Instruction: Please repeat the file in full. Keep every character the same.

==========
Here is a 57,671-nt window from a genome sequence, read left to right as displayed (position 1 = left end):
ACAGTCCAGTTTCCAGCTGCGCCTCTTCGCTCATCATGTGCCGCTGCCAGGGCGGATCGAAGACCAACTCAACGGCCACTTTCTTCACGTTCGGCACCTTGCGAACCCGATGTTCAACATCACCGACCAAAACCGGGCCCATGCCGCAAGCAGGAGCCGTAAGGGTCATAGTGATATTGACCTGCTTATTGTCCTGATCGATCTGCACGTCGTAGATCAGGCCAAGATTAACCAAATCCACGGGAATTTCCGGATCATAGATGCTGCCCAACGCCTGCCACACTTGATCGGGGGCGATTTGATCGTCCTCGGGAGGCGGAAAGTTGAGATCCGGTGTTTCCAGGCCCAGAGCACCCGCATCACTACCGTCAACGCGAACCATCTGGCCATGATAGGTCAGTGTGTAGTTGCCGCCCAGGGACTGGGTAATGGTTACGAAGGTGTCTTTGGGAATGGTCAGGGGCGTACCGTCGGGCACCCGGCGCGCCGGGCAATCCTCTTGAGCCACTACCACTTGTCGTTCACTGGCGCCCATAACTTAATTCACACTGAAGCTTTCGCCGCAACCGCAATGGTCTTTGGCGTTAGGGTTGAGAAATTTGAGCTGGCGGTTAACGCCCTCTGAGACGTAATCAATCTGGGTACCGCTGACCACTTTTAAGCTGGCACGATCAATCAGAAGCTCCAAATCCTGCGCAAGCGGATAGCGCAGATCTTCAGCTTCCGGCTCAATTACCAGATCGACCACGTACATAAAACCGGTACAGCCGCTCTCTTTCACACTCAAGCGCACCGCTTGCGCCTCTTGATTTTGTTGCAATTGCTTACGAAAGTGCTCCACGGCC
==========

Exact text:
Here is a 57,671-nt window from a genome sequence, read left to right as displayed (position 1 = left end):
ACAGTCCAGTTTCCAGCTGCGCCTCTTCGCTCATCATGTGCCGCTGCCAGGGCGGATCGAAGACCAACTCAACGGCCACTTTCTTCACGTTCGGCACCTTGCGAACCCGATGTTCAACATCACCGACCAAAACCGGGCCCATGCCGCAAGCAGGAGCCGTAAGGGTCATAGTGATATTGACCTGCTTATTGTCCTGATCGATCTGCACGTCGTAGATCAGGCCAAGATTAACCAAATCCACGGGAATTTCCGGATCATAGATGCTGCCCAACGCCTGCCACACTTGATCGGGGGCGATTTGATCGTCCTCGGGAGGCGGAAAGTTGAGATCCGGTGTTTCCAGGCCCAGAGCACCCGCATCACTACCGTCAACGCGAACCATCTGGCCATGATAGGTCAGTGTGTAGTTGCCGCCCAGGGACTGGGTAATGGTTACGAAGGTGTCTTTGGGAATGGTCAGGGGCGTACCGTCGGGCACCCGGCGCGCCGGGCAATCCTCTTGAGCCACTACCACTTGTCGTTCACTGGCGCCCATAACTTAATTCACACTGAAGCTTTCGCCGCAACCGCAATGGTCTTTGGCGTTAGGGTTGAGAAATTTGAGCTGGCGGTTAACGCCCTCTGAGACGTAATCAATCTGGGTACCGCTGACCACTTTTAAGCTGGCACGATCAATCAGAAGCTCCAAATCCTGCGCAAGCGGATAGCGCAGATCTTCAGCTTCCGGCTCAATTACCAGATCGACCACGTACATAAAACCGGTACAGCCGCTCTCTTTCACACTCAAGCGCACCGCTTGCGCCTCTTGATTTTGTTGCAATTGCTTACGAAAGTGCTCCACGGCC